Same-sex marriage tax breaks: Are married LGBTQ couples leaving money on the table?
Few people would claim to love doing their taxes, but tax day is unarguably more difficult for some than it is for others. While confusing tax software might be a hurdle for one person, freelancers may earn income in multiple states and have to pay estimated taxes four times a year.
Tax day, which falls on April 17 this year, may also pose extra headaches for LGBTQ households, according to a recent Credit Karma study. In fact, the survey of 155 same-sex spouses found that more than a quarter of participants are still unsure about which filing status they should choose.
Around 6% of survey respondents — all of whom exchanged vows before same-sex marriage became legal nationwide — indicated they planned to file both their state and federal tax returns as single or head of household. According to Credit Karma, this could indicate they’re leaving money on the table.
That’s in addition to other troubling findings on the financial fates of LGBTQ Americans, who face a substantial earnings gap through a combination of workplace discrimination and other factors, according to a 2016-2017 report by the financial services company Prudential.
Double-check your filing status
Choosing the incorrect filing status can lead to a number of tax problems ranging from mildly annoying to expensive.
Accidentally claiming benefits you’re not legally entitled to, for example, might result in having to submit your return a second time. It could even prompt the IRS to initiate an audit. On the other hand, filing as single when you’re actually married or have dependents means you’ll miss out on a larger standard deduction — though there may be exceptions, Janis Cowhey, a tax attorney and partner at Marcum LLP’s Modern Family & LGBT Services unit, said in a phone interview.
“Each couple is very unique,” Cowhey said. “The only generalities you can say is if you have one person with a very high income and one person with a very low income, [that] by getting married and filing joint, they’ll pay less. But if you have two high earners, you may end up paying more.”
If you’re in the latter camp, Cowhey said, it makes sense to hire an accountant to help you weigh the pros and cons.
Claim the adoption tax credit
More likely, LGBTQ couples may be unaware of certain benefits that could help lower their overall tax bill, Christina Taylor, a Credit Karma tax specialist, said in a phone interview. Sixty percent of Credit Karma survey respondents were unaware of the adoption tax credit, Taylor said, despite the fact that same-sex couples are four times more likely to adopt than other couples.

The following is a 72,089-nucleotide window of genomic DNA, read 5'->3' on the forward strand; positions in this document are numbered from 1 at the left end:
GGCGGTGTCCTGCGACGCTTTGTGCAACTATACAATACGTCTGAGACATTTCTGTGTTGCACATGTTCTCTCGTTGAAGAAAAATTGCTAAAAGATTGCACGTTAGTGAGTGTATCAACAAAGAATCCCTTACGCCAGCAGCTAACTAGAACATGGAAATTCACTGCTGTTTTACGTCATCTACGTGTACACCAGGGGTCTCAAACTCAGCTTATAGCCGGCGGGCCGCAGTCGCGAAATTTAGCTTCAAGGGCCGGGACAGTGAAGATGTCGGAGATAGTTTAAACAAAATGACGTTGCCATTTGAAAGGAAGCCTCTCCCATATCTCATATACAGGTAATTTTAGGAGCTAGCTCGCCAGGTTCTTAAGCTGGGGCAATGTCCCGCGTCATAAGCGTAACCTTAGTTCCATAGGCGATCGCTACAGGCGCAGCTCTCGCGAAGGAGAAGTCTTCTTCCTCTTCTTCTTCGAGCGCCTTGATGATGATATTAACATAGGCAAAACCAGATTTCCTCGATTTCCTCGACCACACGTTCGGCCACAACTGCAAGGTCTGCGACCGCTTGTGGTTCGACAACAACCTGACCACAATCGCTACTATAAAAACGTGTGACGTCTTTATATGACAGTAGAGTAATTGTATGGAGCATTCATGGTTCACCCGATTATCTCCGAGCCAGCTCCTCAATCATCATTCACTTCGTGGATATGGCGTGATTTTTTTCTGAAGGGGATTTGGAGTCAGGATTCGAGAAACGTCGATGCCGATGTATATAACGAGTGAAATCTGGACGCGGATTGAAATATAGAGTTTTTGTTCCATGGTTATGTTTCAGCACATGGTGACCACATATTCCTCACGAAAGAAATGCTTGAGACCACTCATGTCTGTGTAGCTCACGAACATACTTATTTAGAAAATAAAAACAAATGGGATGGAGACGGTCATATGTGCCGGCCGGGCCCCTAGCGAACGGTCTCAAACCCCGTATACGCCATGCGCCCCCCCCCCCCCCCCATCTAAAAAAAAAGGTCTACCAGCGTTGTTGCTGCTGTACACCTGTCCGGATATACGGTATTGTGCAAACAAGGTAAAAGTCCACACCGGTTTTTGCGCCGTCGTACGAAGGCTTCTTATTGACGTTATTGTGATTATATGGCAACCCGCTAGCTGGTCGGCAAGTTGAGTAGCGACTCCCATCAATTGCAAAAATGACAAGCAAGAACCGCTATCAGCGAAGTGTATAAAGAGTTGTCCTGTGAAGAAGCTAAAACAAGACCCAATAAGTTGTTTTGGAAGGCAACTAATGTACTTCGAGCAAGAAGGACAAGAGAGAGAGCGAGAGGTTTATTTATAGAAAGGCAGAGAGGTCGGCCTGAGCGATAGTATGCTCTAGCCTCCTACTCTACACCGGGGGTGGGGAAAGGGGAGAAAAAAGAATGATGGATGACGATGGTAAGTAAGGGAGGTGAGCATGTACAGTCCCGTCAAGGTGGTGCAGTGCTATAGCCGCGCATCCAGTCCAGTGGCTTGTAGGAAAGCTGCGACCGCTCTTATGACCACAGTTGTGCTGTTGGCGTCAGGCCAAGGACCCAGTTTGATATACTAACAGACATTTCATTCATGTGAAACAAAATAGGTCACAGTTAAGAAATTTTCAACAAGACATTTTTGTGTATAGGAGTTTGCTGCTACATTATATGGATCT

“This year, the adoption credit is up to $13,570. It’s one of the largest credits out there, it’s per child you adopt and you can claim it as soon as you start incurring adoption expenses,” Taylor said. “But same-sex married couples don’t seem to be taking advantage of that.”
Even as the federal filing process has been standardized, adoption credits are still a point of confusion, Andrea Wolinetz, vice president of business development at Viacom, said in a phone interview.
Wolinetz, who married her wife in 2011 — before the Supreme Court ruling in Obergefell v. Hodges effectively legalized same-sex marriage nationwide — said many attorneys still recommend second-parent adoptions, in which a second parent adopts the child without the first parent losing any rights, for same-sex spouses starting families.
“The fear was that if the [federal government] recognizes our marriage and our adoption, could claiming the adoption deduction be perceived as a way we were gaming the system?” Wolinetz said. “I still think there’s quite a bit of confusion.”
In fact, second-parent adoptions, living wills and health care proxies are all precautions same-sex couples should take in the event of untimely death or a medical emergency, Cowhey said. While the law may be on your side, people who personally oppose same-sex marriage may still present roadblocks for couples trying to claim their rights.
“Same-sex marriage is legally allowed in all 50 states, but we still have [many] parts of this country that are not that open-minded,” Cowhey said. “If a man is in the hospital, and I show up and I say I’m his wife, no one doubts me for a second. But if [a woman is in the hospital and] I show up and say it’s my wife, people may question it. ... It’s a matter of form over substance.”
Figure out if your state requires you to file individually
Another source of confusion? Many states still require same-sex spouses to file as individuals, casting doubt on other benefits for which they may be eligible, Credit Karma’s Taylor said.
If you live in one of those states, a list which includes North Dakota, Ohio and Georgia, according to the Balance, then at least one spouse can still file as head of household for maximum tax benefits. And if you’re looking for other ways to reduce your overall tax bill, you can check out Mic’s other guides here and here.
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